Ethnically mixed schools lessen hostility
Pupils in secondary schools with a more diverse racial mix are much more positive about people of different ethnicities, say researchers.
The more mixed the school, the warmer feelings pupils are likely to have towards other races and ethnicities.
The study - from the London School of Economics and the University of Bristol - looked at the attitudes of 4,000 teenagers in English state schools.
Prof Simon Burgess said it showed how schools could change social attitudes.
The study examined young people's attitudes towards people of other ethnicities - such as whether they had friends from other racial groups.
It follows warnings about a lack of social cohesion in some communities and whether different ethnic groups were living parallel lives.
The research found that where schools were more diverse, there was less hostility to other ethnic groups, with the most common groups being identified as white British, Asian British and Black British.
The views of white British pupils were particularly likely to shift when they were at school with other ethnicities.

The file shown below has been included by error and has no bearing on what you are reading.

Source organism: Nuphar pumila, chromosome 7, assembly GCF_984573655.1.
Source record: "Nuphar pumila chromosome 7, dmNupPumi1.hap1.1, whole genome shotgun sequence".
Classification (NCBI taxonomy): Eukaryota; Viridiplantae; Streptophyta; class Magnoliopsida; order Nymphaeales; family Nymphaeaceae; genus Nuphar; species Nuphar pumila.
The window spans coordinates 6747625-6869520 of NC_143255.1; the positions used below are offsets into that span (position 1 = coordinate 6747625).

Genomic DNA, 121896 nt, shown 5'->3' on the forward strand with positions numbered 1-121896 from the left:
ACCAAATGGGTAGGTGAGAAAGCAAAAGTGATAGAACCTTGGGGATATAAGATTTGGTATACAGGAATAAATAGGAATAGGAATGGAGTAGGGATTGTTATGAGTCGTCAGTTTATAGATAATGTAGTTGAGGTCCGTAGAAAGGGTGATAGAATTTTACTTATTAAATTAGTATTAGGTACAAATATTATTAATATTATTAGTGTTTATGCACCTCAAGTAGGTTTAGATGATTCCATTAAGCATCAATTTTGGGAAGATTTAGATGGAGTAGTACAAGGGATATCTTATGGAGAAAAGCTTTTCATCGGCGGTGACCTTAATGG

And the study found that the diversity of the school population was more significant for young people's attitudes than the mix of people in the local area.
But there was still a tendency for young people to feel more positively towards people of their own ethnicity, and to have more friendships in that group.
Even if schools were completely integrated, the study suggests there would still be a core of about 20% of people who would have negative views of other groups.
Prof Burgess of the economics department at the University of Bristol said: "Encouragingly for policy makers, our results show that even small moves away from largely mono-ethnic schools towards more mixed ones produce positive changes.
"It is not the case that anything short of full integration is pointless."
He suggested that the everyday experience of school life - and working alongside each other - helped to remove barriers between young people.
Geoff Barton, leader of the ASCL head teachers' union, said: "When young people from different backgrounds mix, they find they have far more in common than any perceived differences between them."